Jacobus Aloysius Adrianus van Tiggelen, 19472007 (aged 59 years)

Name
Jacobus Aloysius Adrianus /van Tiggelen/
Nickname
Jacques
Birth November 30, 1947 42 35
Death of a maternal grandfatherJacobus Gerardus Johannes Doggen
November 27, 1949 (aged 1 year)
Shared note: Register velden

Register velden Archief 910 Register 4216 Overlijdensregister 1946-1950 Akte velden Aktenummer 100 Persoons velden Rol overledene Voornaam Jacobus Gerardus Johannes Achternaam Doggen Plaats geboorte Halsteren Plaats overlijden Steenbergen Datum overlijden 27-11-1949 Woonplaats Steenbergen Leeftijd 67 jaar Rol relatie Voornaam Wilhelmina Cornelia Achternaam Dekkers Rol vader Voornaam Mathijs Achternaam Doggen Rol moeder Voornaam Wilhelmina Achternaam Willemen

Van grafsteen overgenomen.

www.markiezenhof.nl Jacobus Gerardus Johannes Doggen 27-11-1949 Aktenummer 100, Pagina 118 van 149 Aktenummer 100 Aktedatum 28-11-1949 Overledene Jacobus Gerardus Johannes Doggen, 67 jaar Partner Wilhelmina Cornelia Dekkers Vader overledene Mathijs Doggen (overleden) Moeder overledene Wilhelmina Willemen (overleden) Overlijdensdatum 27-11-1949, drie uur (03:00) Overlijdensplaats Steenbergen Geboorteplaats Halsteren Getuigen Petrus Adrianus Doggen , 31 jaar, landbouwer, Steenbergen

Burial of a maternal grandfatherJacobus Gerardus Johannes Doggen
November 30, 1949 (aged 2 years)
Death of a fatherJohannes Adrianus van Tiggelen
December 16, 1960 (aged 13 years)
Shared note: Archief 910

Archief 910 Register 10002 Overlijdensregister 1956-1960 Akte velden Aktenummer 81 Persoons velden Rol overledene Voornaam Johannes Adrianus Achternaam Tiggelen Tussenvoegsel van Plaats geboorte Wouw Plaats overlijden Steenbergen Datum overlijden 16-12-1960 Woonplaats Steenbergen Beroep landbouwer Leeftijd 55 jaar Rol relatie Voornaam Adriana Wilhelmina Achternaam Doggen Rol vader Voornaam Cornelis Achternaam Tiggelen Tussenvoegsel van Rol moeder Voornaam Adriana Cornelia Achternaam Daverveldt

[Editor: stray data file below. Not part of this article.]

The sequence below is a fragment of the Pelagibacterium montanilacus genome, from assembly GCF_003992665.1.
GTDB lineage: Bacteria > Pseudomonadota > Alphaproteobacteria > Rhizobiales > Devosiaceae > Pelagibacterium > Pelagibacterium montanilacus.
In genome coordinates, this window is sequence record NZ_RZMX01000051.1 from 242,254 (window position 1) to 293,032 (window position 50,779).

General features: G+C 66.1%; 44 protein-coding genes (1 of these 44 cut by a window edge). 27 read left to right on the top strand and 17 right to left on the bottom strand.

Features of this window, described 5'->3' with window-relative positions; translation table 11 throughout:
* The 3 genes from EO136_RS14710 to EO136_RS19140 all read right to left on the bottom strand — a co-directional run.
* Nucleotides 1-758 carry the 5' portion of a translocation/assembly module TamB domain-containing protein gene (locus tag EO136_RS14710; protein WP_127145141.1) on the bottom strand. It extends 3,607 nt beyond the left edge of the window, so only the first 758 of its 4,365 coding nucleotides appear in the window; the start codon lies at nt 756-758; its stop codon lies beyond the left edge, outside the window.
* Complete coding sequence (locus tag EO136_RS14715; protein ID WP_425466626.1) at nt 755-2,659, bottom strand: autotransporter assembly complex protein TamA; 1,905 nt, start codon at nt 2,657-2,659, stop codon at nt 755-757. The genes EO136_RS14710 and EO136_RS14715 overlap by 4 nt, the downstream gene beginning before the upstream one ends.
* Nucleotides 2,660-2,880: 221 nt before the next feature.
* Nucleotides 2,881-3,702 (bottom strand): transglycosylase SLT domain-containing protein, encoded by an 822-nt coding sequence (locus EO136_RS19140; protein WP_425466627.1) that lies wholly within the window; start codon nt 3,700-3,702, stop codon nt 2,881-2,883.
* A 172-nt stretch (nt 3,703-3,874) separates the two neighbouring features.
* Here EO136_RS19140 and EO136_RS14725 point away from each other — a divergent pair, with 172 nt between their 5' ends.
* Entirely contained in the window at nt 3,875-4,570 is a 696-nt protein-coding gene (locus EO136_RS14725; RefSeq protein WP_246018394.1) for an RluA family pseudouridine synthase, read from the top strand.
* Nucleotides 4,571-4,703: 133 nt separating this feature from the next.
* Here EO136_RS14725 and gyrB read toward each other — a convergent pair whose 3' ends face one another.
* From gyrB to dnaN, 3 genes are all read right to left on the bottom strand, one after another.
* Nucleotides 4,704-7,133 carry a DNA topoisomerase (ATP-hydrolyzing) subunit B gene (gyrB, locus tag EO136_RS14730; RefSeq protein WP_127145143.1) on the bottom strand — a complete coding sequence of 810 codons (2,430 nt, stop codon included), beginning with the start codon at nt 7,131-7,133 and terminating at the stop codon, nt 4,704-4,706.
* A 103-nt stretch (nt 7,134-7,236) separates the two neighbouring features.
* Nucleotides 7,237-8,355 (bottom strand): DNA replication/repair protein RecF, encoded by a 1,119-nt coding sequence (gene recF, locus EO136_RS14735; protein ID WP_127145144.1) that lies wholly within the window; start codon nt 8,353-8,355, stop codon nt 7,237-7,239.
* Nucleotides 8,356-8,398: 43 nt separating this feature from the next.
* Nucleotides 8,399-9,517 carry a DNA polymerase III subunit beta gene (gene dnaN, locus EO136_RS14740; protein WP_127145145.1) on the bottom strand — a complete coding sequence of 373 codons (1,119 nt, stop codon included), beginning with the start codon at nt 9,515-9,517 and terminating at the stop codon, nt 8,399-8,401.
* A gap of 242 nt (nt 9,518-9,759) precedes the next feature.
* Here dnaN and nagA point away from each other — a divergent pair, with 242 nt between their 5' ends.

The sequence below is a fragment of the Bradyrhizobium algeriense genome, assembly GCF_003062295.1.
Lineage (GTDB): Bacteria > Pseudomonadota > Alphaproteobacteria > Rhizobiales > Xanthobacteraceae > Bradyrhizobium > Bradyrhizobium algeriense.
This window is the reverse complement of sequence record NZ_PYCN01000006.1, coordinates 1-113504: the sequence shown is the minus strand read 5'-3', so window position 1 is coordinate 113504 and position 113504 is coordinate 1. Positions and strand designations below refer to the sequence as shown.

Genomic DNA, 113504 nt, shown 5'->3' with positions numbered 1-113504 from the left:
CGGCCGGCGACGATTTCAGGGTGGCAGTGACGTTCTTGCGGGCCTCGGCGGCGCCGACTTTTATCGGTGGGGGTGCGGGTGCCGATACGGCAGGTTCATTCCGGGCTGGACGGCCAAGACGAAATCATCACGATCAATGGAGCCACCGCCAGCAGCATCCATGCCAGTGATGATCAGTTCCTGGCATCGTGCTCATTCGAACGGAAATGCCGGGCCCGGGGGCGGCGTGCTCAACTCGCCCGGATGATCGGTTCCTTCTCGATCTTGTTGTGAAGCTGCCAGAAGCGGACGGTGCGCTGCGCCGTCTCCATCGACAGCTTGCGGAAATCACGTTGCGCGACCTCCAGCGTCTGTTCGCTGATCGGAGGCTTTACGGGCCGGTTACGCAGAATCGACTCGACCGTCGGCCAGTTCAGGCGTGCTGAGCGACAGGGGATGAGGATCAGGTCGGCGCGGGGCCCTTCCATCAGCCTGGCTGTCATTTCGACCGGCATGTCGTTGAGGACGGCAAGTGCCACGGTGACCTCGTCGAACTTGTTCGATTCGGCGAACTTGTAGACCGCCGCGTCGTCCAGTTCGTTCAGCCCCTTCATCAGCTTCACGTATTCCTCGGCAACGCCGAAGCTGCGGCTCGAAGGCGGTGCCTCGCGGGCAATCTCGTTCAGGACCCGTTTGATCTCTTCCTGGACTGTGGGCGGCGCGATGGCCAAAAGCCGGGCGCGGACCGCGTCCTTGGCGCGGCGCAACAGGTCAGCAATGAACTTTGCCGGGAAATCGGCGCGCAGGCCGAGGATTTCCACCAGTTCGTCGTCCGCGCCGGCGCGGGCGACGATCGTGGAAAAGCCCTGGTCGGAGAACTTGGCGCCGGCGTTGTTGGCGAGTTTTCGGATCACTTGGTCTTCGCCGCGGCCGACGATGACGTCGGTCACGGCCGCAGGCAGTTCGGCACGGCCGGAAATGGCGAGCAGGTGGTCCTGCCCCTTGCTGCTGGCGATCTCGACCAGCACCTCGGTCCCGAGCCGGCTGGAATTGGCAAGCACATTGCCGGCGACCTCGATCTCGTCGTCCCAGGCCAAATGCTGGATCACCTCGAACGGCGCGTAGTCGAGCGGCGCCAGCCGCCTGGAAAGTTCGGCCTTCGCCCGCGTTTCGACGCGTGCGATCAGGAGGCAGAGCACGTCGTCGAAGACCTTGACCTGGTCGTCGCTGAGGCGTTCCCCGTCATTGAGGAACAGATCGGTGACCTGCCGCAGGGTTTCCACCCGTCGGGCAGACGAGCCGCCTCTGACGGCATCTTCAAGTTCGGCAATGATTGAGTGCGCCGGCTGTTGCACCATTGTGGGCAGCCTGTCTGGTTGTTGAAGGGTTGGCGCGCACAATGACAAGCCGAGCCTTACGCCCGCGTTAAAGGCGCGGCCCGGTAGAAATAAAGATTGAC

http://www.de-vierschaer-wouw.nl/img/Database%20bidprentjes%20Wouw.pdf: Tiggelen, Johannes Adrianus van Wouw 1905 05 02 Steenbergen 1960 12 16 Doggen, Adriana Wilhelmina

Ook uit bevolkingsregister (www.markiezenhof.nl).

Burial of a fatherJohannes Adrianus van Tiggelen
December 21, 1960 (aged 13 years)
Death of a maternal grandmotherWilhelmina Cornelia Dekkers
July 5, 1971 (aged 23 years)
Burial of a maternal grandmotherWilhelmina Cornelia Dekkers
July 9, 1971 (aged 23 years)
Death of a motherAdriana Wilhelmina Doggen
June 5, 1977 (aged 29 years)
Burial of a motherAdriana Wilhelmina Doggen
June 9, 1977 (aged 29 years)
Death of a brotherCornelis Jacobus Maria van Tiggelen
November 16, 1993 (aged 45 years)

www.familysearch.org Name: Cees J.M Van Tiggelen Event Type: Burial Event Date: 1993 Event Place: Meeniyan, , Victoria, Australia Photograph Included: Y Birth Date: 26 Jun 1941 Death Date: 16 Nov 1993 Affiliate Record Identifier: 95041590 Cemetery: Meeniyan Cemetery

Begraafdatum uit: Krantenbank Zeeland de Stem | 1993 | 23 november 1993 | pagina 14

Burial of a brotherCornelis Jacobus Maria van Tiggelen
November 19, 1993 (aged 45 years)
Death June 9, 2007 (aged 59 years)

Woonde te Lignac, Frankrijk.

www.tiggelen.net 9 juni 2007 (Leeftijd 59) Lignac

http://www.frenchentree.com/france-indre-real-lives/displayarticle.asp?id=18175 From the Low Countries to Lignac Is the heyday of farming over for the Indre? Dutchman Jacques van Tiggelen had great expectations for the potential of farming in the Indre when he moved from Belgium 6 years ago. “I had already farmed in Holland,” he says, “and I had been to France many times, as I used to export my Texel sheep to the Indre.”

Jacques with his dogs

Land was cheap then and with excellent pasture for his flock there was the prospect of making good money, so he and his partner bought a 40-hectare farm near Les Herolles on the Indre/Vienne borders. He found the local people very friendly, but his partner came from a town area and found the French countryside too lonely, so she returned home. Jacques hoped his son would come out here, but he has decided to stay in Belgium, leaving Jacques to farm on his own.

Having renovated the house, Jacques wanted some more land for his growing flock of sheep, and he was offered a farm of 100 hectares to rent at a small hamlet near Lignac in the Indre.

The farmhouse near Lignac